We have released a new Universal Recommender engine in our Template Gallery under open-source Apache 2.0 license.
Recommender systems are more and more prevalent in everyday life. Whether keeping up to date with friends and work colleagues, finding something you want to buy, a movie you might like to watch or, well, you know, Twitter.
Masters of The Universe
Just look at the predominant tech companies of our time: Facebook’s newsfeed, LinkedIn’s “People You May Know”, Amazon’s “People Who Bought This”, Netflix’s movie recommendations, Twitter’s “Who to follow”…
The list goes on. These are all powered by recommender systems. However, building a good recommender system is far from a solved problem. It brings together challenges in the domains of systems engineering, data science and user interaction design.
A (Very) Brief History of Recommender Systems
Popularised, in particular by companies such as Amazon and Netflix, recommender systems have been both an area of active research and used widely in industry for over a decade now.
Notoriously, the one million dollar Netflix Prize shone light on the area in an attempt to improve Netflix’s own Cinematch algorithm. The winning BelKor team behind the Netflix Prize showed how adding biases and temporal dynamics (i.e., more importance to more recent reviews) improved accuracy. Unfortunately, the story goes that the resulting ensemble of 100+ models was too complex to ever be deployed in production. A problem that has plagued many Kaggle data science competitions since.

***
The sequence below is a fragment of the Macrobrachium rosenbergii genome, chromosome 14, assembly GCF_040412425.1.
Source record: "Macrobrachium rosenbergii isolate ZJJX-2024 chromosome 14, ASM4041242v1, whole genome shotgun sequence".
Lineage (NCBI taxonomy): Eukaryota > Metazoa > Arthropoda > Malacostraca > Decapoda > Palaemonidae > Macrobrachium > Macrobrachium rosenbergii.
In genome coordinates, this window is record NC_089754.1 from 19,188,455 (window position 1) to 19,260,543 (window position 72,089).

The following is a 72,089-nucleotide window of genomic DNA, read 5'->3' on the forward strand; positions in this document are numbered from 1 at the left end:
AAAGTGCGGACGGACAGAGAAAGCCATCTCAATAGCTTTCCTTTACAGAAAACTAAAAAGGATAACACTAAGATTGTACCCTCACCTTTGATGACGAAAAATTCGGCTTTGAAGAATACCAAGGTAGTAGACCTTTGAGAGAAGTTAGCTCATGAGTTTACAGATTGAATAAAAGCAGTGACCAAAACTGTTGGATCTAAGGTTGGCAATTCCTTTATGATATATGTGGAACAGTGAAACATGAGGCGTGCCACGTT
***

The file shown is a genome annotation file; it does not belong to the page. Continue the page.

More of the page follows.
For a long time companies have largely relied on collaborative filtering approaches, for example item-based K-nearest neighbour, due to being domain agnostic (i.e., works for video, news, products, etc.) and relatively simple to implement on production. Research moved away from using explicit user feedback (e.g., five star reviews) to implicit feedback (e.g., views, purchases) with the realization that ranking results were far more important than predicting ratings. In other words, predicting ratings is not the best way to rank recommendations. Also matrix factorization approaches optimized, for example, using alternative least squares (ALS) became popular and have been implemented libraries such as Apache Spark’s MLlib.
A recent renaissance in #RecSys is bearing fruits with growth in the ACM Conference Series on Recommender Systems (the 9th RecSys 2015 is this September in Vienna) in recent years, a new book “Innovations in Recommendation” published under O’Reilly Media’s Practical Machine Learning series, and community contributions including multi-modal and co-occurrence recommenders in the Apache Mahout project.
PredictionIO was originally built on Apache Mahout, re-engineered on Apache Spark since version 0.7. So it is quite fitting we have now integrated some of the latest recommender techniques from Mahout (pronounced “muh-hout” or “muh-hoot” depending who you speak to) to PredictionIO’s new “Universal Recommender” released under open-source Apache 2.0 license.